And maybe by stimulating you reinvigorate this neuron and probably increase the efficacy of the synapses, et cetera. So probably a different mechanism compared to what have been thought to be a mechanism of deep brain stimulation, and some neural protection.
[00:14:58] Dr. Sarah Schaefer:
You mentioned a little bit about how she did, and it sounds like in terms of her quality of life, this made an enormous impact because she was actually able to ambulate without syncopizing. I also wonder how her meds were able to be changed over time. Are you aware of, were they able to increase the Parkinsonism medications, the levodopa, because the blood pressure was less of a concern? Was she able to come off? She had been on three blood pressure increasing medications, right? Fludrocortisone, midodrine, and droxidopa. Do you know what happened over time in terms of those medications?
[00:15:41] Dr. Jocelyne Bloch:
I cannot give you the exact details of how she's now. But I know that she decreased all the medicines she was taking for to increase the blood pressure, for sure. The levodopa, she gets some, but not that much. And I should do another update now because, and talk to the neurologist to tell you exactly how far she is. But probably her most severe symptom now is more at the level of the degeneration and the talking, as she has trouble talking and expressing herself. That's the major concern now.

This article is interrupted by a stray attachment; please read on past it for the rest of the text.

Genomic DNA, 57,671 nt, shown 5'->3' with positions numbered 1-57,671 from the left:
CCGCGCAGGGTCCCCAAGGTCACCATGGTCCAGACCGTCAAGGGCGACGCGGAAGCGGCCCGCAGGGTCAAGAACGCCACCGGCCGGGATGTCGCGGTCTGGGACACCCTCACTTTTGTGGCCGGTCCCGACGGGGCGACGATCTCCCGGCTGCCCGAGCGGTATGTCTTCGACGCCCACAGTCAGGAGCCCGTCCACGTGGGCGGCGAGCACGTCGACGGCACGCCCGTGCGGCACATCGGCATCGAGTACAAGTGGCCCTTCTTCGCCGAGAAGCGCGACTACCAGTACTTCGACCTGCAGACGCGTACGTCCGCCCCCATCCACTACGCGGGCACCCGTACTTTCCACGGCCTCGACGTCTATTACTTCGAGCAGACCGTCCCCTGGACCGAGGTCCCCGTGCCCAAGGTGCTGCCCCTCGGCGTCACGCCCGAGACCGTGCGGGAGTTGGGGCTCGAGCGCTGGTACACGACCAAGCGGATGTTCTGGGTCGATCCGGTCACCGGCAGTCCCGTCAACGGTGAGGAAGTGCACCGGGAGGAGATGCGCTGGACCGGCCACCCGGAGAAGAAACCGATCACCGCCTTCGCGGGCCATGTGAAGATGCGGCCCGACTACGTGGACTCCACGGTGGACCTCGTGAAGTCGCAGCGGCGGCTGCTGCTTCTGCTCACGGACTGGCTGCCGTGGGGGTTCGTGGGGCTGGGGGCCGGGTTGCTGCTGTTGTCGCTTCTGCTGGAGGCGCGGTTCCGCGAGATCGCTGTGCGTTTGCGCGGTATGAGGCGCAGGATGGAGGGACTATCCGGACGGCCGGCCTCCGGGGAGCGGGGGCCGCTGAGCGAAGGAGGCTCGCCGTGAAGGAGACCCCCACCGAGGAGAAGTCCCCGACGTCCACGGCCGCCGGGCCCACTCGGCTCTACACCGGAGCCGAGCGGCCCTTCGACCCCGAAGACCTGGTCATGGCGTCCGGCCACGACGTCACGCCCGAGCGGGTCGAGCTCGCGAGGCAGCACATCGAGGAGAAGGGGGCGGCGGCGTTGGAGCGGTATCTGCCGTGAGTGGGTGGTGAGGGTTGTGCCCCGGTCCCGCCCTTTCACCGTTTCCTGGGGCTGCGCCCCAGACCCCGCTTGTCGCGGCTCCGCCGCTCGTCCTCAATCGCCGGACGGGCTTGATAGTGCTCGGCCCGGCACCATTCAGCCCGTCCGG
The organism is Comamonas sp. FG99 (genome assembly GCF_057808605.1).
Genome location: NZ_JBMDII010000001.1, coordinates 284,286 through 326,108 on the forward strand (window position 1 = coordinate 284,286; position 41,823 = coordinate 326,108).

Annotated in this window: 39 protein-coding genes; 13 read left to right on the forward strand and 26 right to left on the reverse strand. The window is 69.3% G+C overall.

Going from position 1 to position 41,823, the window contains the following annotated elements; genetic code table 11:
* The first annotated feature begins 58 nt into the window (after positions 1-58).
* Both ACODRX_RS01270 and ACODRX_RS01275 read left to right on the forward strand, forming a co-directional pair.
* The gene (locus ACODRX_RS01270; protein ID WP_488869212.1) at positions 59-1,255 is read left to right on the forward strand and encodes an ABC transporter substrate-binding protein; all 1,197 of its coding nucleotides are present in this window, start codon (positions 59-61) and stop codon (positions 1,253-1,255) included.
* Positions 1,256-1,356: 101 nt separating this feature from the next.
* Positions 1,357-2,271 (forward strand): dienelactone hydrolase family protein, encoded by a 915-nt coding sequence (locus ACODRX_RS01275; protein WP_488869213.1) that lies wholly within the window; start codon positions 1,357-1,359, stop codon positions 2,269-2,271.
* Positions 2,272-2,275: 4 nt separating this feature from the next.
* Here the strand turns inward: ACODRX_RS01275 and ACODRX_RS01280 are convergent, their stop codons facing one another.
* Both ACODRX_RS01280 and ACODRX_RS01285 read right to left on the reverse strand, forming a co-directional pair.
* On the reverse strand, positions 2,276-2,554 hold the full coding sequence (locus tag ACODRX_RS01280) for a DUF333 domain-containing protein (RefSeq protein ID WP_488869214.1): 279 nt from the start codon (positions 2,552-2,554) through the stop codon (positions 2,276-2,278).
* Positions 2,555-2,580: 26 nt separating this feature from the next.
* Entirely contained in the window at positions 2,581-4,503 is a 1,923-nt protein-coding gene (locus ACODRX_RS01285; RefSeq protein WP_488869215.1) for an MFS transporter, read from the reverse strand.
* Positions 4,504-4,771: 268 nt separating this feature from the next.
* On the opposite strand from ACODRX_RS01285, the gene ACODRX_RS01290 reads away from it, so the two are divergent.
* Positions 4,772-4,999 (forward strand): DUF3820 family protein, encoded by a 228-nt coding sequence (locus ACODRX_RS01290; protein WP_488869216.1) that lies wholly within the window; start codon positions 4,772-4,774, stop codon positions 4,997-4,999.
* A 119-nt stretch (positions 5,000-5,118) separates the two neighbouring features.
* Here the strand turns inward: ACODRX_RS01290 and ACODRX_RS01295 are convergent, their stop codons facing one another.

[00:16:17] Dr. Sara Schaefer:
And what about supine hypertension, which was an issue to her preoperatively that I know that was partially, at least, attributed to the fludrocortisone. Because of this accelerometer that allowed the device to automatically change, depending on her position — was supine hypertension, did that continue to be an issue for her, or did the device also help with that in some way?
[00:16:46] Dr. Jocelyne Bloch:
So I think the fact that we could decrease quite a lot of medicine to increase the blood pressure, it helped. But the last time I talked, the people who evaluated more recently, the blood pressure, they say she has a tendency to be quite high all the time.
She has a superior mean pressure, but not completely hypertensive.
[00:17:08] Dr. Sara Schaefer: